The Court Did Not Find the Building Aesthetically Compatible With Nearby Residential Units: –The Court found the HOA building compatible with the recreational pavilion and its park setting. –Once the Court concluded the building could not be used for office it did not have to consider whether the building is architecturally compatible with nearby residential units because Policy 8.2.10 applies to office uses, not recreation uses. If you decide to allow “office”; the HOA building must be architecturally compatible with nearby homes, not with the pavilion – that’s what the Comp Plan mandates and the law requires strict compliance with the Comp Plan. Clarification of Staff Misconception Related to Compatibility
9744 Carillon Park Drive 9941 Grosvenor Pointe Circle 9935 Grosvenor Pointe Circle9757 Carillon Park Drive Nearby Residential Homes Vs HOA “office”
“Architectural Style for Grosvenor (Parcel N) – Classics: A Blend of European and Traditional American. The materials to be used to achieve appropriate design characteristics are classic columns, windows with grilles, 8’ tall entry doors with transom, classic roof elements (no contemporary, art deco, postmodern, nor trendy window styles.” “The larger lots within the Northshore and Grosvenor Pointe Villages allow for more Detached Plantation Style.” “The Villages of Lower Huntingdon, Grosvenor and The Stonemason Court section of Grosvenor will have a Tile Roof requirement.” Minimum Square Footage under A/C for Grosvenor lots: 70’ lots – 1700 square feet; 90’ lots – 2400 square feet; 100’ lots – 2400 square feet; 110’ lots – 3000 square feet; 1 acre lots – 3500 square feet. Requirement for Residential Units in Grosvenor Village
9744 Carillon Park Drive 9941 Grosvenor Pointe Circle 9935 Grosvenor Pointe Circle9757 Carillon Park Drive If used as an “Office” the HOA building is NOT compatible
County staff asserted during the Scheeringa Trial that the HOA Office didn’t need to be specifically shown on the PD LUP because it has always been considered an “ancillary” residential use. In fact, the Planning Administrator testified at trial that under staff’s interpretation the BCC would allow an HOA office to be constructed anywhere within a residential community, even on a lot between two single-family homes. Staff admitted under oath, though, that there is no basis for that interpretation in the Code. Staff has pointed to no other example where Orange County has allowed after-the-fact construction of a free-standing HOA office in a single-family residential development immediately adjacent to existing homes as an “ancillary” residential use. “Ancillary Residential Use” is NOT a defined term in the Orange County Code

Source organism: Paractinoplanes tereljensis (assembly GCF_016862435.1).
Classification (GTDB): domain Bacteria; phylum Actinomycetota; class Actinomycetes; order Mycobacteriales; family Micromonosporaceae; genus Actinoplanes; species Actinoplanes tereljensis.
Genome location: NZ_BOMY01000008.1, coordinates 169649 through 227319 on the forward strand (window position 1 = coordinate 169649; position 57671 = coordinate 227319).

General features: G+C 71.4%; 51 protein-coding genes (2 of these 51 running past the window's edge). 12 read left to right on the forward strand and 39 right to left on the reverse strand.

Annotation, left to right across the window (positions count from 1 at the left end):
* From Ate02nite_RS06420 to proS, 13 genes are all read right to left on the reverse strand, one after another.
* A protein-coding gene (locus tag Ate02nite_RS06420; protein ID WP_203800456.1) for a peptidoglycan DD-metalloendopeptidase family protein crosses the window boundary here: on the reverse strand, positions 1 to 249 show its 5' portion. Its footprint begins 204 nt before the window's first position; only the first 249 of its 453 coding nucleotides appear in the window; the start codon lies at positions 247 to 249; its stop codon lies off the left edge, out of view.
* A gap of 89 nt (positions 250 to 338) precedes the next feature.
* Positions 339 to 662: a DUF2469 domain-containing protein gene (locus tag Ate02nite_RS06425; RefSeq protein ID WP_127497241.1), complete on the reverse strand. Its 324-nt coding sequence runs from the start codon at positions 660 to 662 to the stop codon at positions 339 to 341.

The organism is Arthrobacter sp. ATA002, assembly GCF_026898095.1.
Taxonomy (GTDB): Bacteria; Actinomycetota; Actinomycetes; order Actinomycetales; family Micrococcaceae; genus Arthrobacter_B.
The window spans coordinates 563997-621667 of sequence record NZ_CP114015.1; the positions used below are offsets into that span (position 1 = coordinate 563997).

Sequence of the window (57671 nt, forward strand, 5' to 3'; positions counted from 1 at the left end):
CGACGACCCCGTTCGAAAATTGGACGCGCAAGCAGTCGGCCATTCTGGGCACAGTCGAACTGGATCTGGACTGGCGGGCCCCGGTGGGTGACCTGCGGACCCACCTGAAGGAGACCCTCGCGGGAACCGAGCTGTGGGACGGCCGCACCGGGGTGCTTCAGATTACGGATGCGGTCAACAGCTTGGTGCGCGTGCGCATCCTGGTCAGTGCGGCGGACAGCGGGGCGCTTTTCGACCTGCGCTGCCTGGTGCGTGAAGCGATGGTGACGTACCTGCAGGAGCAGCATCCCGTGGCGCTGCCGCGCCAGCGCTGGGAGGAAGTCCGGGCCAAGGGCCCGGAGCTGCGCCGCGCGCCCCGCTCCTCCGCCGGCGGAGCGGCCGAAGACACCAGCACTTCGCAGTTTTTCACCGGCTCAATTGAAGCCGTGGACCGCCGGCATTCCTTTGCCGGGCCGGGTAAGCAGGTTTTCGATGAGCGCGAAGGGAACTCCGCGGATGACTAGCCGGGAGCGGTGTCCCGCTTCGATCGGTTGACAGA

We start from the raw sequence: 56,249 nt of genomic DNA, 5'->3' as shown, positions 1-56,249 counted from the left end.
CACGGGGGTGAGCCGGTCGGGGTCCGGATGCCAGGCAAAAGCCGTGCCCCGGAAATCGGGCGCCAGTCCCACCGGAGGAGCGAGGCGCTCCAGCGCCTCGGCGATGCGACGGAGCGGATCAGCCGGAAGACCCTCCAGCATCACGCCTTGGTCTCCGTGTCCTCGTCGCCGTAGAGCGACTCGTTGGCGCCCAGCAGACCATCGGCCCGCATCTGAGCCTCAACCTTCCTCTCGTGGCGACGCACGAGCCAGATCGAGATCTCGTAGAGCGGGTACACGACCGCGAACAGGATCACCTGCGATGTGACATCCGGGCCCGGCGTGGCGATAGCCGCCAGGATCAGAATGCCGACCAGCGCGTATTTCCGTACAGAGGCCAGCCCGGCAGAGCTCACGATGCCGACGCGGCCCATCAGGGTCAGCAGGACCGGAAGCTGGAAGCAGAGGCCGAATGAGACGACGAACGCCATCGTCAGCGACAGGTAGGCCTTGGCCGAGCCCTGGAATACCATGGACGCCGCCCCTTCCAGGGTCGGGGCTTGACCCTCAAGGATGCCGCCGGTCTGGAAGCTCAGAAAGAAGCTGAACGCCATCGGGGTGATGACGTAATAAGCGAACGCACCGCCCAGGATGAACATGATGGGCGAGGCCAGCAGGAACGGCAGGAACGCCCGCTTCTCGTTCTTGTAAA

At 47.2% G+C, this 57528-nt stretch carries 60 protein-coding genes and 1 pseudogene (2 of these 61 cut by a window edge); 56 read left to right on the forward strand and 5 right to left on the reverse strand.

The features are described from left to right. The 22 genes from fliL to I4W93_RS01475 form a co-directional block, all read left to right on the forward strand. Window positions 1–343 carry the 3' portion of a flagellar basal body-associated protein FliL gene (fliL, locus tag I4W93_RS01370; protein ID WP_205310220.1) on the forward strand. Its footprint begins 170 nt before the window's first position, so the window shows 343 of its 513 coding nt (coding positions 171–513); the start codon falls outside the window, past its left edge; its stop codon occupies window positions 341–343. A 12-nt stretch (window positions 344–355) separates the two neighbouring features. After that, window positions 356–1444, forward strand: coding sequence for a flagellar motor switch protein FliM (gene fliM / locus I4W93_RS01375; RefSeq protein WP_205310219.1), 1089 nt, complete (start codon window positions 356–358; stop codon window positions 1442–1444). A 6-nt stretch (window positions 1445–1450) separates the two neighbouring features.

Keene’s Pointe HOA Knew Economic and Legal Risk Before Constructing Building No disclosure by KP HOA of the contemplated location for the so- called “Activities Building” in 2007 – 2009. Minutes provided in litigation show no vote was ever taken at an open Board meeting. Scheeringas purchased their lot in 2009 and were NOT notified of HOA intention until AFTER completing their home Prior to litigation Keene’s Pointe HOA refused to: 1) reduce traffic generation, 2) implement safety mitigation, 3) conduct a traffic/use study, 4) restrict use for residents only, 5) change architecture to be compatible with nearby residences, or 6) add vegetation buffer KP HOA was notified of and acknowledged risk BEFORE constructing the Activity Building / Operations Center –Economic consequence could have been to tear down the building –KP HOA chose not to negotiate mitigation of potential impacts or to pursue alternative locations for building or leasing space